Nothing could make you less black

Nothing could make you less black.

Or more black.

There are no quantities to blackness.

Your blackness makes you black

That’s all there is.

Your experience of blackness is blackness

It is all you ever need.

You looking back on your life

Knowing you are black

Knowing your ancestors were black

Knowing you have a genetic ancestral link to those subjugated for being black

For having a black body

From having this particular ancestry

Experiencing your life with this knowledge

This is blackness

That’s all there is to it.

It is important to remember that we are affected by our bodies; that our bodies in part determine how we (are allowed to) move through this world; and that we are forced to relate our bodies to other bodies that are most physically similar. This force is not simply a ‘natural’ one, but is almost always socially constructed and socially coerced.

Representations of the bodies that can be, or are meant to be, read as black leaves impressions on those with this body, or similar bodies. Blackness is in part about this particular relation, between black people’s perception of their own bodies, including those that aren’t quickly read as black, and their knowledge of the ‘black body’ present only and always in the white imaginary.

Our bodies become incredibly salient when we come to blackness.

Some of us have similar bodies to the ‘black body’: that one with the Negro nose, 4c hair, full lips that Kylie Jenner would mutilate herself for, and skin darker than Pantone 59-4 C. We are affected particularly for this. Our blackness can never be denied, or removed from, us. Our blackness speaks for itself. Even when we are not conscious of it, we are affected by this bodily similarity.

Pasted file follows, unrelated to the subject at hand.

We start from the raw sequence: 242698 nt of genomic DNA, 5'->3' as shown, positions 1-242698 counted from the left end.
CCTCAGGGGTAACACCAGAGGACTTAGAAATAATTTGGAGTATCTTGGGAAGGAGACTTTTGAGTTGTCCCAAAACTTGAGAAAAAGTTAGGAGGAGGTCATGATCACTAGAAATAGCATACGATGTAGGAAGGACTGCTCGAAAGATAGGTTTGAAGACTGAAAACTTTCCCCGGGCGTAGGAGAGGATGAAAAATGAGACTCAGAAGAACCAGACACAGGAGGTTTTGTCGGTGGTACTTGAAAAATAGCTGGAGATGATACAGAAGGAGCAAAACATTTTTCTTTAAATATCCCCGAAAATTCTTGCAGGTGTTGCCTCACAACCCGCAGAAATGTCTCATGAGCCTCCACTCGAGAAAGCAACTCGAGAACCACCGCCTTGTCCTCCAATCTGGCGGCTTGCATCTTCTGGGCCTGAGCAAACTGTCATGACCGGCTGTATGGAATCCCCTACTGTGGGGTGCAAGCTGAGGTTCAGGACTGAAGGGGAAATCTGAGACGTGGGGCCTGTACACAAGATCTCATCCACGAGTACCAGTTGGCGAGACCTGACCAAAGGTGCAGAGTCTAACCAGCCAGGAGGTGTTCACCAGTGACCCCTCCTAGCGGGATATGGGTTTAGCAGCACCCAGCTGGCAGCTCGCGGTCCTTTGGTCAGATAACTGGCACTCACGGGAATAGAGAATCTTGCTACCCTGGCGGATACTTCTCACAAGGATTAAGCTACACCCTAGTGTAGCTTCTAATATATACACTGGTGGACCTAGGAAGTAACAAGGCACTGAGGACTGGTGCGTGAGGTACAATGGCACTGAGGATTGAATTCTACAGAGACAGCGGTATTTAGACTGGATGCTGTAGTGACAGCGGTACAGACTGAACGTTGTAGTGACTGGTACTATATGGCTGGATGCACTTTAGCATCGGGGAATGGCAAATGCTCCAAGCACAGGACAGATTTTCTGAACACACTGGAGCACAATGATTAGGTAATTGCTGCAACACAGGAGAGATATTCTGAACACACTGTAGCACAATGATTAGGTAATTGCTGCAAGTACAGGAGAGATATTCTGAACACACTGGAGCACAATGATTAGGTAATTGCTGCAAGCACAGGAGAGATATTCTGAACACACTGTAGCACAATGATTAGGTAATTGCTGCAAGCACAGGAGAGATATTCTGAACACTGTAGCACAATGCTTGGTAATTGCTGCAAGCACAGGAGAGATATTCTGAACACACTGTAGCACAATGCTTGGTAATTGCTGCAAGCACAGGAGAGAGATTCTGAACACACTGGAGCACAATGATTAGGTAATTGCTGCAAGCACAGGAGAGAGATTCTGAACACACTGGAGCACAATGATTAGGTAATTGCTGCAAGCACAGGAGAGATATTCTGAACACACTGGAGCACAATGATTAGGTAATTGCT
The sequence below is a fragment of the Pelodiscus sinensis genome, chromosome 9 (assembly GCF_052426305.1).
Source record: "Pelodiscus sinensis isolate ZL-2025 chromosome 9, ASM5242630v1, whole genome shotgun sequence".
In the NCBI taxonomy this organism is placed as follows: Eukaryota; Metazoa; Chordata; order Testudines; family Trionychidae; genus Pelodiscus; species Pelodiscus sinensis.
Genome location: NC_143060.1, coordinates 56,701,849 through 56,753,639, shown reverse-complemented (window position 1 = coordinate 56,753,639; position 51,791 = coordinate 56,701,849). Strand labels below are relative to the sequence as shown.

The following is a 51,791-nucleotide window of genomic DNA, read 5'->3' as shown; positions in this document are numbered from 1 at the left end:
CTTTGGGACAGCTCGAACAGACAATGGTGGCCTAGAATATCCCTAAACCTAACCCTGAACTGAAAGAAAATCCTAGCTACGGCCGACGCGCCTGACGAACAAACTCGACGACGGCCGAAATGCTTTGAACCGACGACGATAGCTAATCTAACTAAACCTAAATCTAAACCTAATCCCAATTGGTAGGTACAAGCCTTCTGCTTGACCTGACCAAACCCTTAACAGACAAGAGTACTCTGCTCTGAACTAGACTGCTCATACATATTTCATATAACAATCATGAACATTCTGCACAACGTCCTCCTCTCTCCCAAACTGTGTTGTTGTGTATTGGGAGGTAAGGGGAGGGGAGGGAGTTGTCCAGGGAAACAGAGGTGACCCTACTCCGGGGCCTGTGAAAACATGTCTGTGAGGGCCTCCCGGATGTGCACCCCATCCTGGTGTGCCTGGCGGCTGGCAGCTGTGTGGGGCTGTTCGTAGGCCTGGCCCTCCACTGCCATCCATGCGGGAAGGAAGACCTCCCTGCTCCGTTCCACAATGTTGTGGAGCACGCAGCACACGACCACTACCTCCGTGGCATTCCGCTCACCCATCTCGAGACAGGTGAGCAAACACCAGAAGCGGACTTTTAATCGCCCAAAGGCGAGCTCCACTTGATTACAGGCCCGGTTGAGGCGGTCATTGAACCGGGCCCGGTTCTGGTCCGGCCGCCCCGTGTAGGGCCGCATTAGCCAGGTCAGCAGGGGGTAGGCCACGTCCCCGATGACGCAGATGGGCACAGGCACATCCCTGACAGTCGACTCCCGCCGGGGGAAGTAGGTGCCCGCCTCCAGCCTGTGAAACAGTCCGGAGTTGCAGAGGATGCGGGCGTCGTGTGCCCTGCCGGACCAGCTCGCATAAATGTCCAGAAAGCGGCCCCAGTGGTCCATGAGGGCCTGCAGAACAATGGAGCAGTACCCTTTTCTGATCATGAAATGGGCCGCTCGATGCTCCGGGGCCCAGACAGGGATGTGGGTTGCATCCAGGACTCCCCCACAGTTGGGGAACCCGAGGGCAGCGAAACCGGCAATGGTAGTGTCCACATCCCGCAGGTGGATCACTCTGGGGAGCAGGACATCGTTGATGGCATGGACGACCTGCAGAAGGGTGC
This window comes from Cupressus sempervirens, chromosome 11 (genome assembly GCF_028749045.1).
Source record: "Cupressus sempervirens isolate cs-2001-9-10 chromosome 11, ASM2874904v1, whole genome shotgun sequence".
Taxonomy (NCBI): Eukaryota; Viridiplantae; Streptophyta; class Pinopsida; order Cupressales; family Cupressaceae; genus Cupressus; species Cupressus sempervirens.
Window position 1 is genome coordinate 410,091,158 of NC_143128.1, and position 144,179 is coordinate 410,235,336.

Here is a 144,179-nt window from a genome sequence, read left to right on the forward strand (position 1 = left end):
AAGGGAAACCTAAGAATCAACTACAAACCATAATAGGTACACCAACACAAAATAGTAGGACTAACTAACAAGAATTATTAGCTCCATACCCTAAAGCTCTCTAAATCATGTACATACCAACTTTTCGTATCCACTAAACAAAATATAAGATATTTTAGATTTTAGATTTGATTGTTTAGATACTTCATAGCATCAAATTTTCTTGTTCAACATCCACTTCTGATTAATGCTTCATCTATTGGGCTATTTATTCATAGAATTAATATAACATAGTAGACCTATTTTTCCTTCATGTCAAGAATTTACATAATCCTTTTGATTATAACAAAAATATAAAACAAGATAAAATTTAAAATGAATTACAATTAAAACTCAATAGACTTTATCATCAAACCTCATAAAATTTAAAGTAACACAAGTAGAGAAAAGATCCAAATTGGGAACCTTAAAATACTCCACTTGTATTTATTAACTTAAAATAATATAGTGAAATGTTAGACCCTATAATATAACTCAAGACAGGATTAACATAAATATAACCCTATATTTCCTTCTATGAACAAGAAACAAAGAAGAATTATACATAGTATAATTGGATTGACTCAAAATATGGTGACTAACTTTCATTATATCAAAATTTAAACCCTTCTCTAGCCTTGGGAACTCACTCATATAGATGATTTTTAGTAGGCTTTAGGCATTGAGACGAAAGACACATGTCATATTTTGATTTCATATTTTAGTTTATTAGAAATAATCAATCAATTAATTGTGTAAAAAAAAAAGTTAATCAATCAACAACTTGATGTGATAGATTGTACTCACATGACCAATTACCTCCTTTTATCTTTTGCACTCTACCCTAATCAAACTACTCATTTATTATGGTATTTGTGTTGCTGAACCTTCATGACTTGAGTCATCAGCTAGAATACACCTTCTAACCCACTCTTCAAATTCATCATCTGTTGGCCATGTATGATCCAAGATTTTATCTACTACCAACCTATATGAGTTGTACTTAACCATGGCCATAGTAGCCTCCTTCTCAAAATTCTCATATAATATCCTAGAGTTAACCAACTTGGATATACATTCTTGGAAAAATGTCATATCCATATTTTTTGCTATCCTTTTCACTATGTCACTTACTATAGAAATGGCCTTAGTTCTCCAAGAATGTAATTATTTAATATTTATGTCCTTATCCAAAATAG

I think those of us who become conscious of our bodies and its blackness can never separate ourselves from blackness. It becomes inconceivable. We will always be read as black and there is no escaping from it. There is nowhere we can turn, no other we can become, no aspect of ourselves we could ever imagine to take refuge in.

It must be said then, that those with bodies similar to the black body, in possession of ‘Bantu features’, who deny their blackness are casting an illusion upon themselves, a different illusion that I have cast upon myself I guess. Either that, or they are in a context where blackness is not read off their bodies; in a context where a narrower set of features that are legible as black than elsewhere in the world, than a place like London. (the racial categories that are in use in these contexts are arranged  so as to pinpoint a person’s proximity to African-ness/Blackness via their ancestry, and/or are separated by skin tone which is used to determine proximity to Blackness/African-ness.

Racial categories are not neutral or natural. They exist on a hierarchy. It is important I think, to know why individuals choose to identify with the boxes supplied by this categorisational logic; the extent to which agency is involved in this choosing and what kind of agency; and why they dis-identify.

As I’ve tried to make clear above, the possession of a body that is similar to the ‘black body’ that comes from the white imaginary, as well as the knowledge of one’s African ancestry (and not in the sense that humanity is descended from Africa) inevitably result in the formation of blackness. For those with undeniably black bodies, identification with a racial category you are always told you are would seem inevitable.